Tengri was the main god of the Turkic pantheon, controlling the celestial sphere. The Turkic sky god Tengri is strikingly similar to the Indo-European sky god, Dyeus, and the structure of the reconstructed Proto-Indo-European religion is closer to that of the early Turks than to the religion of any people of Near Eastern or Mediterranean antiquity. In Turkic mythology, Tengri is a pure, white goose that flies constantly over an endless expanse of water, which represents time. Beneath this water, Ak Ana ("White Mother") calls out to him saying "Create". To overcome his loneliness, Tengri creates Er Kishi, who is not as pure or as white as Tengri and together they set up the world. Er Kishi becomes a demonic character and strives to mislead people and draw them into its darkness. Tengri assumes the name Tengri Ülgen and withdraws into Heaven from which he tries to provide people with guidance through sacred animals that he sends among them. TheAk Tengris occupy the fifth level of Heaven. Shaman priests who want to reach Tengri Ülgen never get further than this level, where they convey their wishes to the divine guides. Returns to earth or to the human level take place in a goose-shaped vessel. According to Mahmud Kashgari, Tengri was known to make plants grow and the lightning flash. Turks used the adjective tengri which means "heavenly, divine", to label everything that seemed grandiose, such as a tree or a mountain, and they stooped to such entities. Tengri is considered to be the chief god who created all th ings. In addition to this celestial god, they also had minor divinities that served the purposes of Tengri.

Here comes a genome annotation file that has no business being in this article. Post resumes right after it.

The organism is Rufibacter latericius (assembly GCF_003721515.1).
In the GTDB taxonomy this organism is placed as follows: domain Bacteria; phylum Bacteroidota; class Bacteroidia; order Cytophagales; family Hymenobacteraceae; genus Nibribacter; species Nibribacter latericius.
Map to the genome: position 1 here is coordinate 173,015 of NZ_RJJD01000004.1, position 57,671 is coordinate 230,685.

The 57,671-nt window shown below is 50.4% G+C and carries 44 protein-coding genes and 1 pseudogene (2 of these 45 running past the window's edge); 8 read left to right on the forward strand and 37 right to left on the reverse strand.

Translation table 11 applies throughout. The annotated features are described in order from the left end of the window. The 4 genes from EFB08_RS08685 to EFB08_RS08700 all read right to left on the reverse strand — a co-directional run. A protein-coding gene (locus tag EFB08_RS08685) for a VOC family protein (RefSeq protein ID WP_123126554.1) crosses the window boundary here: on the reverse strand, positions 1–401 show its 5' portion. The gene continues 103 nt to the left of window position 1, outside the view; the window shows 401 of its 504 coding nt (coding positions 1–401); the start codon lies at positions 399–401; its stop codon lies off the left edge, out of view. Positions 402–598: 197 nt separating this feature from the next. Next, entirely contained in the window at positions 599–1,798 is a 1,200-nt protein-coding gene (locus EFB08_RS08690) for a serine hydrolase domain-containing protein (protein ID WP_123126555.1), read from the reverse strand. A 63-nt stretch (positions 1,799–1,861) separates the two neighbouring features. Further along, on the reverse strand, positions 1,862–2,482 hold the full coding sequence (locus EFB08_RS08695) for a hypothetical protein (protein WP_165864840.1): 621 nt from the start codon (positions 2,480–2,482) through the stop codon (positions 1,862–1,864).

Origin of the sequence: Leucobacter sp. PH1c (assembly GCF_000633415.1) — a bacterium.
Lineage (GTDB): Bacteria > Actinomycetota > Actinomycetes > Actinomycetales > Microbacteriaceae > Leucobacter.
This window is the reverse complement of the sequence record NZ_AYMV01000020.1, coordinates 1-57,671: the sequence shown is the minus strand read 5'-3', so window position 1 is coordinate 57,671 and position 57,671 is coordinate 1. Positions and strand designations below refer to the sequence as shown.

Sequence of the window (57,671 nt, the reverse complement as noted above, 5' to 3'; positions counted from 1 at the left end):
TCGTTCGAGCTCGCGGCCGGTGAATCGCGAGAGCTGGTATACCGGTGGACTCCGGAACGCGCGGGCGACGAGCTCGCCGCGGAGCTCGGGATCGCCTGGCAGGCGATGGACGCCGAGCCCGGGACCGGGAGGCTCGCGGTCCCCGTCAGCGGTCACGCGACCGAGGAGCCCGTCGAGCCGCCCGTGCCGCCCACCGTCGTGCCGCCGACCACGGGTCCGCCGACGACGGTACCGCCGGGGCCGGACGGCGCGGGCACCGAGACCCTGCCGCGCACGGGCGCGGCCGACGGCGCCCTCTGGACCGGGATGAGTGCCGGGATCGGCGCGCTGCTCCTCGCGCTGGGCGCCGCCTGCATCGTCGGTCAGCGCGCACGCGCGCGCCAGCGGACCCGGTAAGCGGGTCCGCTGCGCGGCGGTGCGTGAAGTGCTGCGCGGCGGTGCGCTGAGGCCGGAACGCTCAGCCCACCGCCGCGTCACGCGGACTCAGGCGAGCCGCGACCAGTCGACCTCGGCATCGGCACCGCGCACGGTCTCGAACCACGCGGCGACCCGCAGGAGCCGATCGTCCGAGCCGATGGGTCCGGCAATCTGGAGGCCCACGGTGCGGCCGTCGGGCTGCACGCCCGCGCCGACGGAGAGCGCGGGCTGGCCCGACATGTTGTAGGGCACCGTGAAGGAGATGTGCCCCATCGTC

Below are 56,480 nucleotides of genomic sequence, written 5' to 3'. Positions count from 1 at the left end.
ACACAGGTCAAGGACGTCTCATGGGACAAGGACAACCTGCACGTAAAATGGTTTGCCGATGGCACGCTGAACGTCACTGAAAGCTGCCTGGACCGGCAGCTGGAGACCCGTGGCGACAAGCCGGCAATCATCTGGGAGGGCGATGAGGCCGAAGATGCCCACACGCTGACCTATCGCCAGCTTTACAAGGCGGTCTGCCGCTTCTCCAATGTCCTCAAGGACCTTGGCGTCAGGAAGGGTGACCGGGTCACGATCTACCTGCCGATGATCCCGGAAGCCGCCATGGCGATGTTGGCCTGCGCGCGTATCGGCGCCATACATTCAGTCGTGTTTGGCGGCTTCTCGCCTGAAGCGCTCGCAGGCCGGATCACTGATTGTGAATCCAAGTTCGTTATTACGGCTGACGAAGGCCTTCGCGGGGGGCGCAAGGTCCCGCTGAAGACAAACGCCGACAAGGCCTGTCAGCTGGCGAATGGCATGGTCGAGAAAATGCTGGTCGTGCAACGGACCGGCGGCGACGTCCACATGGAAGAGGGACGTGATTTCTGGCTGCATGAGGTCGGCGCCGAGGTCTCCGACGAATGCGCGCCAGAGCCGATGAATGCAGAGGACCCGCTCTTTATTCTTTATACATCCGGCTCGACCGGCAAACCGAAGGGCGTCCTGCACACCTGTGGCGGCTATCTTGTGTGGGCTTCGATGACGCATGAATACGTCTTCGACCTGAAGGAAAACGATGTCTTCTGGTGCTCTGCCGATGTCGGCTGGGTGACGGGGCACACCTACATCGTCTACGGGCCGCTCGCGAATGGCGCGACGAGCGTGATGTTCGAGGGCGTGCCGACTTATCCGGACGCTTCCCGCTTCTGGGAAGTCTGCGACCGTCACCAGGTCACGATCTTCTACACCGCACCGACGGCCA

History

Seal from Güyüg Khan's letter to Pope Innocent IV, 1246. The first four words, from top to bottom, left to right, read "möngke ngri-yin kü ündür" - "Under the power of the eternal heaven" Tengri was the national god of the Göktürks, described as the "god of the Turks" (Türük Tängrisi) The Göktürk khans based their power on a mandate from Tengri. These rulers were generally accepted as the sons of Tengri who represented him on Earth. They wore titles such as tengrikut, kutlu or kutalmysh, based on the belief that they attained the kut, the mighty spirit granted to these rulers by Tengri.

The Mongolian Great Khans of the 13th century ideologically based their power on a mandate from Tengri himself, and began their declarations with the words "by the will of Eternal [Blue] Heaven." The Turko-Mongolic concept of a sky god has an analogy in the Daoist coinage of (with "blue" and "qi", i.e., "blue heaven") and derived Confucian concept ofTian Li. The four direction symbols of Blue Dragon (East), White Tiger (West), Red Phoenix (South), Black Snake-Turtle (North) in Chinese cosmology is also analogous with the four direction symbo l used in Tengriism. A severely damaged Greek language inscription from the times of Danube Bulgarian paganism is found on a column near Madara, Bulgaria, which is believed to have been used as an altar stone. The inscription has been interpreted as saying "(Kanasubig)i Omu(rtag), ruler (from God), was ... and sacri(ficed to go)d Tangra ...(some Bulgar titles follow)."

Tengriism
From Wikipedia, the free encyclopedia Jump to: navigation, search It has been suggested that this article or section be merged with Tengri. (Discuss)

A cosmological diagram from an early 20th century shaman's drum.